The devastating effects of natural disasters know no bounds. When it comes to animals, even those who previously had safe homes and families can be faced with the loss of both: their home as well as the people they love. When hurricane season arrives and evacuation warnings begin to sound, people are forced to flee to avoid the calamity. Sometimes, these situations lead to pets being left behind and ending up in local animal shelters. But shelters do not have unlimited room for new residents and, following hurricanes, they become overwhelmed by the great number of new pets they need to accommodate.
This exact scenario is now playing out at the Pender County Animal Shelter in North Carolina which is currently in the path of Hurricane Florence, The Washington Post reports. The shelter is dramatically overcrowded, so much so that the only way to fit all the new animals in need of help seems to be euthanizing others. The shelter wants to avoid putting animals down at all cost. The staff is asking for help, which is not very easy in a city which is being fled by virtually everyone since the danger is clearly severe and mandatory evacuation orders have to be observed.
Fortunately, wonderful people willing to help are often around – like those waiting in line to foster animals from the Saving Grace NC shelter before the hurricane hits. Those heartening acts of goodwill, however, cannot be a substitute for an active help granted to affected shelters by governments.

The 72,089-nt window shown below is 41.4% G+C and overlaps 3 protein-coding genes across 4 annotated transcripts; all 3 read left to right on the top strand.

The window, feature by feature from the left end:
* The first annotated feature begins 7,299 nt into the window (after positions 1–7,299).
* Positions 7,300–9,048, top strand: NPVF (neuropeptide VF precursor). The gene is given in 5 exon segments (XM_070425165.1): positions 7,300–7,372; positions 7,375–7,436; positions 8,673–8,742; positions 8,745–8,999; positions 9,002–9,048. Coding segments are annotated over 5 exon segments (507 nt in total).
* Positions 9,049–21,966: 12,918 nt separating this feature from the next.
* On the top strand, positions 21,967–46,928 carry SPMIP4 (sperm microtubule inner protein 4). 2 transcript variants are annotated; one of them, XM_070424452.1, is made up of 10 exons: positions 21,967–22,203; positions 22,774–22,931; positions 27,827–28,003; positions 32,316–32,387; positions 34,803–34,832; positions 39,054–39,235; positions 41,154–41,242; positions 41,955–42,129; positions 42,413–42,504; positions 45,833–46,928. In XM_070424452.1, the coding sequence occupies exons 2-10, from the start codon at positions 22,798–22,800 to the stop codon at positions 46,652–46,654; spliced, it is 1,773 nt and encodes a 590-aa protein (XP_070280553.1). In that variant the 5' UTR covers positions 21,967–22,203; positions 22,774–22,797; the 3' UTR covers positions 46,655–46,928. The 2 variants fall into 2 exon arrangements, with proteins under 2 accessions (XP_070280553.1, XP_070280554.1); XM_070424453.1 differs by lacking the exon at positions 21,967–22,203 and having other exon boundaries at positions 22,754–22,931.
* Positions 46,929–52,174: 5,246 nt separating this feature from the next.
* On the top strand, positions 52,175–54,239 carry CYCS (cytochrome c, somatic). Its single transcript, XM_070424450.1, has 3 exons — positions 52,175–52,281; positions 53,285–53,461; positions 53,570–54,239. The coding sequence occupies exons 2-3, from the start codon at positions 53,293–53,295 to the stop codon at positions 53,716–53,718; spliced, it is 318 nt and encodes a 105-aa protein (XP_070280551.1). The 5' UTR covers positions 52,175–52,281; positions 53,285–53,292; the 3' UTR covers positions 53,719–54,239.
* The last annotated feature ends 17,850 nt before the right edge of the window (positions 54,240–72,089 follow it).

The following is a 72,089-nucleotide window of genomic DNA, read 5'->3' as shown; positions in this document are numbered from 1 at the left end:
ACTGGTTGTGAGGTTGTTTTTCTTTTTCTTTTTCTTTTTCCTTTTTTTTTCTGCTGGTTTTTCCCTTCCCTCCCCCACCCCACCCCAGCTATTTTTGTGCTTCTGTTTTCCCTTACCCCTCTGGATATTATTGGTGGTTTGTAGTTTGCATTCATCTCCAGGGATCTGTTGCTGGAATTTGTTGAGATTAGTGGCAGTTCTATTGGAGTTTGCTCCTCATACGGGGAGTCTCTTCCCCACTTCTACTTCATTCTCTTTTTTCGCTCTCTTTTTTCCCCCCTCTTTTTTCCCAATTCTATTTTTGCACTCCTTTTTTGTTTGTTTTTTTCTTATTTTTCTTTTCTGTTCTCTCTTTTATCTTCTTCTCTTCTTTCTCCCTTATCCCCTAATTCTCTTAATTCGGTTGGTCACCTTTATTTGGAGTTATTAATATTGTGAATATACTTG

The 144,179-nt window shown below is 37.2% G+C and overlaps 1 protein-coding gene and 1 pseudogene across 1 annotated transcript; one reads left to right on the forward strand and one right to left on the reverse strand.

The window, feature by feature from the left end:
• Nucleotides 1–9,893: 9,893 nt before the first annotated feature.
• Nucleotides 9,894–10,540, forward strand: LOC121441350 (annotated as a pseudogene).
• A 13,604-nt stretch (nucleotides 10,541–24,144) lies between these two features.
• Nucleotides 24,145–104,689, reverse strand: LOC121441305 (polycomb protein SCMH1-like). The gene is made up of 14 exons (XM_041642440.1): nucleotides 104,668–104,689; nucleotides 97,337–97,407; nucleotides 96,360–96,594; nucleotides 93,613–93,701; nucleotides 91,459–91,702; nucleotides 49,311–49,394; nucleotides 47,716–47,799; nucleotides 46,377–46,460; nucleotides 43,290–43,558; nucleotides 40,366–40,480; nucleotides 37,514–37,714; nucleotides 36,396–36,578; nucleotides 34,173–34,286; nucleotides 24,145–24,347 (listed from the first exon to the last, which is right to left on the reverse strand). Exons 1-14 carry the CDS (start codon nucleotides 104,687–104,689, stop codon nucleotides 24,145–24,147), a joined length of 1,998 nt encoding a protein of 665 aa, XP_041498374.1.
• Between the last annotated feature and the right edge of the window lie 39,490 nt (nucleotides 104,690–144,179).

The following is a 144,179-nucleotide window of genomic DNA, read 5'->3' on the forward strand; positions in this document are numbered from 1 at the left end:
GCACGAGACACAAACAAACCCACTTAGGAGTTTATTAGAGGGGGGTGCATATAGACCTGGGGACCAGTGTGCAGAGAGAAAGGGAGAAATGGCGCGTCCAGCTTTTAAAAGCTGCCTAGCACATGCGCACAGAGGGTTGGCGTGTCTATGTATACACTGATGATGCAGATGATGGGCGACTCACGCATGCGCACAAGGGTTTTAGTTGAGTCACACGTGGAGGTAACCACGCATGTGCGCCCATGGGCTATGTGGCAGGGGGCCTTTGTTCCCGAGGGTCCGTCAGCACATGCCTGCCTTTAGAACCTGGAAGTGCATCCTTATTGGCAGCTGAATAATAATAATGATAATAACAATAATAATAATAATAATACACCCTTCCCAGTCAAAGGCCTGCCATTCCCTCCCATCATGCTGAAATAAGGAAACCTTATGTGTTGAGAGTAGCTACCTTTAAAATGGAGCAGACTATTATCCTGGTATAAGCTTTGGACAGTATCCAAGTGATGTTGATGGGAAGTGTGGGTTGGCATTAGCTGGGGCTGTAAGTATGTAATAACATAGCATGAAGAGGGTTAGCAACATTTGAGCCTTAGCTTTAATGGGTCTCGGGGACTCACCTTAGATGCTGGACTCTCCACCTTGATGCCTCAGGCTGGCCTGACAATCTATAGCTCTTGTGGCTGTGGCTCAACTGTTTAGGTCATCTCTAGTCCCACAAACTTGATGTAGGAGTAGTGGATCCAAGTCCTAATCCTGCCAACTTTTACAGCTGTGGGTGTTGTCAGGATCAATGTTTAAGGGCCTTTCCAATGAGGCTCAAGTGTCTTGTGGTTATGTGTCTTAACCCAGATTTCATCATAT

Earlier this month, the ASPCA issued a press release urging pet guardians to include their animals in their emergency plans and save them as well. The organizations delineate the steps that should be taken – from making sure that the pets have ID tags on them, to downloading the ASPCA mobile app which allows guardians to store crucial pet records needed for boarding pets at evacuation shelters. In the last year alone, the ASPCA assisted more than 37,000 animals during six natural disasters.
Affected animal shelters require support in order to deal with the situation at hand and not be forced to consider euthanasia. Click here to sign the Care2 petition urging Governor Roy Cooper to take immediate action to aid animal shelters faced with Hurricane Florence and its consequences.
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